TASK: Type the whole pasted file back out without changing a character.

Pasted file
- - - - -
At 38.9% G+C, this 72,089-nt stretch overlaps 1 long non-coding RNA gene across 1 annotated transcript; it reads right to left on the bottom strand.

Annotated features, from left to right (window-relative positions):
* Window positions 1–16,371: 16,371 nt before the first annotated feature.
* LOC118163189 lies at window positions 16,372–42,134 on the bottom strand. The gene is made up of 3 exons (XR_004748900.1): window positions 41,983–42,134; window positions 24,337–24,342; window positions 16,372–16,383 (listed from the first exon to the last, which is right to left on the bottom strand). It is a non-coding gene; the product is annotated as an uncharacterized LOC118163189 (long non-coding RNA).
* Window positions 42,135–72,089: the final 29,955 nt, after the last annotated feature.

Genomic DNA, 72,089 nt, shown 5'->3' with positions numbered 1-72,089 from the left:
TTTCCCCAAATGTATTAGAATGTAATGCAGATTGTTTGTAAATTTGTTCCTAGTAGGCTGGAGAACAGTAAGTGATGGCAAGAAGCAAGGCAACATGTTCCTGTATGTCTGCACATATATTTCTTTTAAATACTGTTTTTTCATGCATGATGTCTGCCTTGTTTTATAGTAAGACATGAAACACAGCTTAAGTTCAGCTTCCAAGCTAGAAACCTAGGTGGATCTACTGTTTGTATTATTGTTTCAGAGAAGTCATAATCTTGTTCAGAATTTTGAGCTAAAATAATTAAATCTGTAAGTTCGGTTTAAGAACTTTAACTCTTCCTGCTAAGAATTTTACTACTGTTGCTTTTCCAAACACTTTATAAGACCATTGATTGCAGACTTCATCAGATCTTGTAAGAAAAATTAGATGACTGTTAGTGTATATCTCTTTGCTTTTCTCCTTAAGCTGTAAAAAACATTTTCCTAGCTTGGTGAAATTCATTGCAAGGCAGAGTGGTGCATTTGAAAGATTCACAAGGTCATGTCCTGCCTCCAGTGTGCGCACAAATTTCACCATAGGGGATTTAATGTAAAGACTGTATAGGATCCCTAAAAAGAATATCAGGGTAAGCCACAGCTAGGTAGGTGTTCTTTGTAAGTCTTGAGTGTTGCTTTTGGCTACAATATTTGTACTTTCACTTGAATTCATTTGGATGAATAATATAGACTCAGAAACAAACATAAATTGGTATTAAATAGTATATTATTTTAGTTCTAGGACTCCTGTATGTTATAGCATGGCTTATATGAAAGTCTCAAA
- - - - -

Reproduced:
At 38.9% G+C, this 72,089-nt stretch overlaps 1 long non-coding RNA gene across 1 annotated transcript; it reads right to left on the bottom strand.

Annotated features, from left to right (window-relative positions):
* Window positions 1–16,371: 16,371 nt before the first annotated feature.
* LOC118163189 lies at window positions 16,372–42,134 on the bottom strand. The gene is made up of 3 exons (XR_004748900.1): window positions 41,983–42,134; window positions 24,337–24,342; window positions 16,372–16,383 (listed from the first exon to the last, which is right to left on the bottom strand). It is a non-coding gene; the product is annotated as an uncharacterized LOC118163189 (long non-coding RNA).
* Window positions 42,135–72,089: the final 29,955 nt, after the last annotated feature.

Genomic DNA, 72,089 nt, shown 5'->3' with positions numbered 1-72,089 from the left:
TTTCCCCAAATGTATTAGAATGTAATGCAGATTGTTTGTAAATTTGTTCCTAGTAGGCTGGAGAACAGTAAGTGATGGCAAGAAGCAAGGCAACATGTTCCTGTATGTCTGCACATATATTTCTTTTAAATACTGTTTTTTCATGCATGATGTCTGCCTTGTTTTATAGTAAGACATGAAACACAGCTTAAGTTCAGCTTCCAAGCTAGAAACCTAGGTGGATCTACTGTTTGTATTATTGTTTCAGAGAAGTCATAATCTTGTTCAGAATTTTGAGCTAAAATAATTAAATCTGTAAGTTCGGTTTAAGAACTTTAACTCTTCCTGCTAAGAATTTTACTACTGTTGCTTTTCCAAACACTTTATAAGACCATTGATTGCAGACTTCATCAGATCTTGTAAGAAAAATTAGATGACTGTTAGTGTATATCTCTTTGCTTTTCTCCTTAAGCTGTAAAAAACATTTTCCTAGCTTGGTGAAATTCATTGCAAGGCAGAGTGGTGCATTTGAAAGATTCACAAGGTCATGTCCTGCCTCCAGTGTGCGCACAAATTTCACCATAGGGGATTTAATGTAAAGACTGTATAGGATCCCTAAAAAGAATATCAGGGTAAGCCACAGCTAGGTAGGTGTTCTTTGTAAGTCTTGAGTGTTGCTTTTGGCTACAATATTTGTACTTTCACTTGAATTCATTTGGATGAATAATATAGACTCAGAAACAAACATAAATTGGTATTAAATAGTATATTATTTTAGTTCTAGGACTCCTGTATGTTATAGCATGGCTTATATGAAAGTCTCAAA